Given its larger primary mirror, Webb will have greater spatial resolution than the Hubble Space Telescope when viewing Mars, but Hammel points out that Hubble was a largely visible spectrum instrument. Where Webb really shines is in the infrared, particularly infrared spectroscopy, which can allow scientists to break down the chemical composition of distant objects.

“We will be able to map out surface properties of from Mars, both during the daytime and the nighttime,” Hammel says, mapping out dust and water clouds, but also organics such as methane. Methane levels seem to vary from measurement to measurement on Mars, she says, and Webb spectroscopy should ascertain whether it’s varying across the entire planet with time, or if methane varies across regions on the Red Planet.

6. Webb and the asteroids

If you look at some of the Hubble Frontier Images where the venerable space telescope attempted to image distant galaxies, you’ll see weird arcs across the picture, like strange scratches on a physical photograph keep too long in a junk drawer and subjected to thrown keys and coins.

“All of those weird arcs are asteroids that have photobombed this picture of galaxies,” Hammel says. But the unwanted noise for Hubble will be data for Hammel and other Solar System scientists with Webb, “And although we will not resolve pictures of asteroids, we will be able to get spectroscopy of the asteroids,” she says.

Asteroids interest planetary scientists as they hold information about the earlier days of our Solar System, offering looks at the same sorts of rocky materials that once agglutinated to form Earth and the other rocky planets. Scientists want to understand the composition of asteroids, and have studied them using ground based-spectrographs.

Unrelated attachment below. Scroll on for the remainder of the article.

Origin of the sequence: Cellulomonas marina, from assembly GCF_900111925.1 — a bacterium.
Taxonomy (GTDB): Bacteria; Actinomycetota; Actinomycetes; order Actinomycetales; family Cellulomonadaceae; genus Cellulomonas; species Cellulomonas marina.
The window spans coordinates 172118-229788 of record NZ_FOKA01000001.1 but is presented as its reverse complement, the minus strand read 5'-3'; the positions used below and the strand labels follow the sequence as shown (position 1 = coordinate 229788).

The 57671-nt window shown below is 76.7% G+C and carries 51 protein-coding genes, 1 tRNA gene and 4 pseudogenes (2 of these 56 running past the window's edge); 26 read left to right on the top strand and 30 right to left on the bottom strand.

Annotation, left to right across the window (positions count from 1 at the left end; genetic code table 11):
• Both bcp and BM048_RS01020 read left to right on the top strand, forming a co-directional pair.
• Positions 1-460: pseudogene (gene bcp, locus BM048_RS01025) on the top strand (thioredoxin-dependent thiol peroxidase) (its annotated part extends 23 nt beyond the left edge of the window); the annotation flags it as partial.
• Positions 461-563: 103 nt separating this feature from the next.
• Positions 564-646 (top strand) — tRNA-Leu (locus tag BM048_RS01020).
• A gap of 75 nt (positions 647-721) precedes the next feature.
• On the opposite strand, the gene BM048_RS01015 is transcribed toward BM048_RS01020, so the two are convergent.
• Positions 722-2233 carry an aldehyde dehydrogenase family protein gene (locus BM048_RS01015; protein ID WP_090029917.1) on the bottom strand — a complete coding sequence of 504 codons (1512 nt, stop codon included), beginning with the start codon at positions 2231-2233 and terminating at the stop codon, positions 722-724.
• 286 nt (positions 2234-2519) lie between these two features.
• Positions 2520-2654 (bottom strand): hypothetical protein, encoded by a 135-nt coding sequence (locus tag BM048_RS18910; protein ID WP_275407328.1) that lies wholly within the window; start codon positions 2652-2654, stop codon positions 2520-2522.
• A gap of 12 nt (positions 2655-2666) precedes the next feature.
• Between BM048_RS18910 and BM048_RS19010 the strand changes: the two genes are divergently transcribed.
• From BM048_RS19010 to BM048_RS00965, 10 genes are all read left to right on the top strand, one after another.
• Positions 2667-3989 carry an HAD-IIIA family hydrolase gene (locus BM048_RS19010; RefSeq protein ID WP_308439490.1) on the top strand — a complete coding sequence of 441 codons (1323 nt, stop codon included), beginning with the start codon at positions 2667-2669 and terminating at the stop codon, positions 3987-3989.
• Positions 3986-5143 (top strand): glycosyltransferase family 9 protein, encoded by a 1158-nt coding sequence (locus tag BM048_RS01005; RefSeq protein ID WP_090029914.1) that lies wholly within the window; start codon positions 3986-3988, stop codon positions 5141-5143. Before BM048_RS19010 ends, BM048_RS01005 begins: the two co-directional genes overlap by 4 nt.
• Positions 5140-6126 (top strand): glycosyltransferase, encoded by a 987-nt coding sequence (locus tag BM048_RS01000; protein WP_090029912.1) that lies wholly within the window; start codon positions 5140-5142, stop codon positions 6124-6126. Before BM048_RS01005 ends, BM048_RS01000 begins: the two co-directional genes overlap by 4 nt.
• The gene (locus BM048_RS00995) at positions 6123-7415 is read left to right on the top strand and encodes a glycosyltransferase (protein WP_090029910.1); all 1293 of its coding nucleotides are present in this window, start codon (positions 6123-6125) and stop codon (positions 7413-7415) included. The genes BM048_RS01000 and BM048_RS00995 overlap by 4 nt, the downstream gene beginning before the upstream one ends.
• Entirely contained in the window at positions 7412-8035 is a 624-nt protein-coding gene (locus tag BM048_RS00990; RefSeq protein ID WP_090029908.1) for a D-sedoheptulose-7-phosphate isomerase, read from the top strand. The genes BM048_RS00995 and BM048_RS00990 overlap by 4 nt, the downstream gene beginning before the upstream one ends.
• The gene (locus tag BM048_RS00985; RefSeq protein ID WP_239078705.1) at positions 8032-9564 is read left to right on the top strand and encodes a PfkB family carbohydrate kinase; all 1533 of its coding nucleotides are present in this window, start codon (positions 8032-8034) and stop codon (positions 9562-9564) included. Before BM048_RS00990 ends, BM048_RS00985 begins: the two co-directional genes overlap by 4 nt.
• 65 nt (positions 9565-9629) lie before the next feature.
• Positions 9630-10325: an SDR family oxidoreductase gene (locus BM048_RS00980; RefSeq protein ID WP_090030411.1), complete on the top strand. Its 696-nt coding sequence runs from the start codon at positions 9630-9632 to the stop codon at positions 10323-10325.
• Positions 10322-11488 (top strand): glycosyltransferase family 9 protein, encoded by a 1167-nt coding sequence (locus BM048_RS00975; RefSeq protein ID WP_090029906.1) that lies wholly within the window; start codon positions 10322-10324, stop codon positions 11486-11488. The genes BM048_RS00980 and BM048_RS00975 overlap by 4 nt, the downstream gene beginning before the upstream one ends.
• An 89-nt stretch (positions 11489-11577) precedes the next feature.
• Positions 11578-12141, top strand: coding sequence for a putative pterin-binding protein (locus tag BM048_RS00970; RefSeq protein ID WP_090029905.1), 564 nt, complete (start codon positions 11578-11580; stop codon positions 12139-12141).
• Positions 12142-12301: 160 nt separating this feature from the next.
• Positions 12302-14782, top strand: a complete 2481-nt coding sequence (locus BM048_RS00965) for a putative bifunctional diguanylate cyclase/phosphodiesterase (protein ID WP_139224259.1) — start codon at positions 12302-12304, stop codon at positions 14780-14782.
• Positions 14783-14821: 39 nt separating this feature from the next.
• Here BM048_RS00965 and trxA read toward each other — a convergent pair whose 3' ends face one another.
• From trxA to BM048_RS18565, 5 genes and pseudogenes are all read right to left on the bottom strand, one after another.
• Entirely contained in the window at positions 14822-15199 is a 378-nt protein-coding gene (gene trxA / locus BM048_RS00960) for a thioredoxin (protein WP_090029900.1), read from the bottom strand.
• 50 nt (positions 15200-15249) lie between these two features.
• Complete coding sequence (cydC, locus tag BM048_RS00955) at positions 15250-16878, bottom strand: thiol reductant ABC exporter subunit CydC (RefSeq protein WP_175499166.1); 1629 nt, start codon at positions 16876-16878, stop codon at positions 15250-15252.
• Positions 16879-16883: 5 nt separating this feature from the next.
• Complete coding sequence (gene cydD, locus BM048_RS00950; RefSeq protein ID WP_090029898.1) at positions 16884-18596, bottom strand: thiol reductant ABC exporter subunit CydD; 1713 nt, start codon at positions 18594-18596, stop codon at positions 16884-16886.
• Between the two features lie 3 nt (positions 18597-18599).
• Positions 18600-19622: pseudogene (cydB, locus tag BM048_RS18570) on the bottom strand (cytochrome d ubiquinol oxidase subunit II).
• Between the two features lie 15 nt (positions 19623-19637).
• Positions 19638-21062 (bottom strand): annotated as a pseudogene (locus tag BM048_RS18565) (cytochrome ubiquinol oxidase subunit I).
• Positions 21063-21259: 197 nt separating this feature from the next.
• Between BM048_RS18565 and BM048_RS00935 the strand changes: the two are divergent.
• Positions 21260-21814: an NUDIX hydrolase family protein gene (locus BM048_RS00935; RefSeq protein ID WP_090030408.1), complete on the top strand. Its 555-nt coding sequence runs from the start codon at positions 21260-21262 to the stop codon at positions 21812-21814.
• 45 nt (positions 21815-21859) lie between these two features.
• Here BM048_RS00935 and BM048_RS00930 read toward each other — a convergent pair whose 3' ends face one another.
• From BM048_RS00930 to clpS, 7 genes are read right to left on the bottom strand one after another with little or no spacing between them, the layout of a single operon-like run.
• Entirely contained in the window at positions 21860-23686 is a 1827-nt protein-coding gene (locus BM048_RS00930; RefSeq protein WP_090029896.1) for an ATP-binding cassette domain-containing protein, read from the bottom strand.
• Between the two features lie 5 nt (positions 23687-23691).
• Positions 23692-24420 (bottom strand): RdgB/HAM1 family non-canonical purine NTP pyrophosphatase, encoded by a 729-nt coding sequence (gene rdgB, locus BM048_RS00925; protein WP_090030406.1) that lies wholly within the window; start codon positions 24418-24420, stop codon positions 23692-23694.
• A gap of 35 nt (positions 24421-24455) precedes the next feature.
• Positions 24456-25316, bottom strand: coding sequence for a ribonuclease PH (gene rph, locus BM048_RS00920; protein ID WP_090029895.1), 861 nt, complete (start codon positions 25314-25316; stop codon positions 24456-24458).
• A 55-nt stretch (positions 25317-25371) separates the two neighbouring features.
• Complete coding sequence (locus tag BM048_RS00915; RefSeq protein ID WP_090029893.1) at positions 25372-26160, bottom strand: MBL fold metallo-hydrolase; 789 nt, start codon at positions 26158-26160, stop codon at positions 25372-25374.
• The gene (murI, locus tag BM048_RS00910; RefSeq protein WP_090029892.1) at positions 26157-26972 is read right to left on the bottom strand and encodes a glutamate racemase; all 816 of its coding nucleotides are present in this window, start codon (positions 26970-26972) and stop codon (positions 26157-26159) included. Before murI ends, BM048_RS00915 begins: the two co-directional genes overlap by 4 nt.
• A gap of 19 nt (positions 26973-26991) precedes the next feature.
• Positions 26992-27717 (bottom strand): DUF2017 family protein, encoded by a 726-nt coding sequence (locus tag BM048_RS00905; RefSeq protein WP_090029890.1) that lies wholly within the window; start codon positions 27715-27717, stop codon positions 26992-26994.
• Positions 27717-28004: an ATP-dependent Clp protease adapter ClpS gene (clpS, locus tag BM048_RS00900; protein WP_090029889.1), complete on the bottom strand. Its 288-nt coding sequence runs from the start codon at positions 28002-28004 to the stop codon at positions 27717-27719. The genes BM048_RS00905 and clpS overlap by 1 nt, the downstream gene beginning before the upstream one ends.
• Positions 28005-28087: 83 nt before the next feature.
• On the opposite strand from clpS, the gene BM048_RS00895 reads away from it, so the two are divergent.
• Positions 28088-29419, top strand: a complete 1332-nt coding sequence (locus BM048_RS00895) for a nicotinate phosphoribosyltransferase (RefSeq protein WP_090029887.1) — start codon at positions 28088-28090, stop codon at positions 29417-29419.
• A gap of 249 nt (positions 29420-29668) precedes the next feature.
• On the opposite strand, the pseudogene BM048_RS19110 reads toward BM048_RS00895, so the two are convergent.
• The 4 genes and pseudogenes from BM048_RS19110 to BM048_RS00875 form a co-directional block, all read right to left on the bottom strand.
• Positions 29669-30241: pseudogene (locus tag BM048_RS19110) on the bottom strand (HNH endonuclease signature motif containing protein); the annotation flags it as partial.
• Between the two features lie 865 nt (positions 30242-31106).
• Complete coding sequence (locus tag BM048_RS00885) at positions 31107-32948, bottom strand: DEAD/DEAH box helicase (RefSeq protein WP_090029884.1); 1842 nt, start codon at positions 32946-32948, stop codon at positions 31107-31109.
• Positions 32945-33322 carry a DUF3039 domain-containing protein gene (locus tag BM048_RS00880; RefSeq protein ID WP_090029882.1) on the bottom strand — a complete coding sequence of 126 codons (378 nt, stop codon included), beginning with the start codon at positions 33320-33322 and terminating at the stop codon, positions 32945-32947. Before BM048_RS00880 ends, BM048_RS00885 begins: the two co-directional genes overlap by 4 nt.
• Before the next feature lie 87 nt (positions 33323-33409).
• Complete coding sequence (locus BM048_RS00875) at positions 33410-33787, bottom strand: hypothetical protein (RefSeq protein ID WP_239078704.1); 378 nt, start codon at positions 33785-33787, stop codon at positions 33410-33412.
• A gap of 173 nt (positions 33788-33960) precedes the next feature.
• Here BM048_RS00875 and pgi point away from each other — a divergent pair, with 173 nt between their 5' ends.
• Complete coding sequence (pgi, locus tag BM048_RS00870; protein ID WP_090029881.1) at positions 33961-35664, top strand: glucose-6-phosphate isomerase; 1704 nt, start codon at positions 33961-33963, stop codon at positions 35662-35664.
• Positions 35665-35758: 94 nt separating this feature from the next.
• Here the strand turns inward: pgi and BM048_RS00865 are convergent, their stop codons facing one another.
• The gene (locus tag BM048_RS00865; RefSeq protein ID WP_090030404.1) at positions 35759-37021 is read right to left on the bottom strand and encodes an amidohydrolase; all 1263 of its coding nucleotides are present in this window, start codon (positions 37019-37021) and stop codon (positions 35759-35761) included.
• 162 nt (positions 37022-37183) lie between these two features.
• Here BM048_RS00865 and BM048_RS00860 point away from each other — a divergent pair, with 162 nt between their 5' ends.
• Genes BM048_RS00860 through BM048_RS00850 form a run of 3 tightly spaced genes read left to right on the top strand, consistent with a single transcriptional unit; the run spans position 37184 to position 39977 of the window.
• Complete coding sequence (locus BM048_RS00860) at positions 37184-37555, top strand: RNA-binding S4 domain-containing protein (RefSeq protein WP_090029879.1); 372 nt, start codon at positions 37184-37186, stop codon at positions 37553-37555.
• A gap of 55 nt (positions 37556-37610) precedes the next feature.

There’s a catch though: the spectra of most asteroids look fairly similar, except for a region of the spectra that “is completely obscured from the ground,” Hammel says. This is a problem for a lot of Solar System spectroscopy — the spectral bands of interest for some distant object align with the spectra of something in Earth’s atmosphere, like water vapor, which knocks gaps in the spectra of your distant object.

“There are only certain windows of light that get through to the ground,” Hammel says. “If you want to see stuff inside those blocked windows, you have to go to space.”

Webb to the rescue. Once again a design suited to viewing distant galaxies will serve exceptionally well closer to home, allowing astronomers to differentiate asteroids like never before, using complete spectra to pinpoint the temperature and pressure at the time each asteroid formed.

Jupiter and Europa as seen through Hubble.NASA

5. Webb’s tricky view of Jupiter and Saturn

Space-based infrared spectroscopy will be a boon when Hammel and her team turn their attention to the giant planets as well. While Webb will help scientists better understand certain structural features of Jupiter and Saturn’s atmospheres, Hammel is most interested in better understanding the chemistry, particularly color chemistry, of the showy gas giants.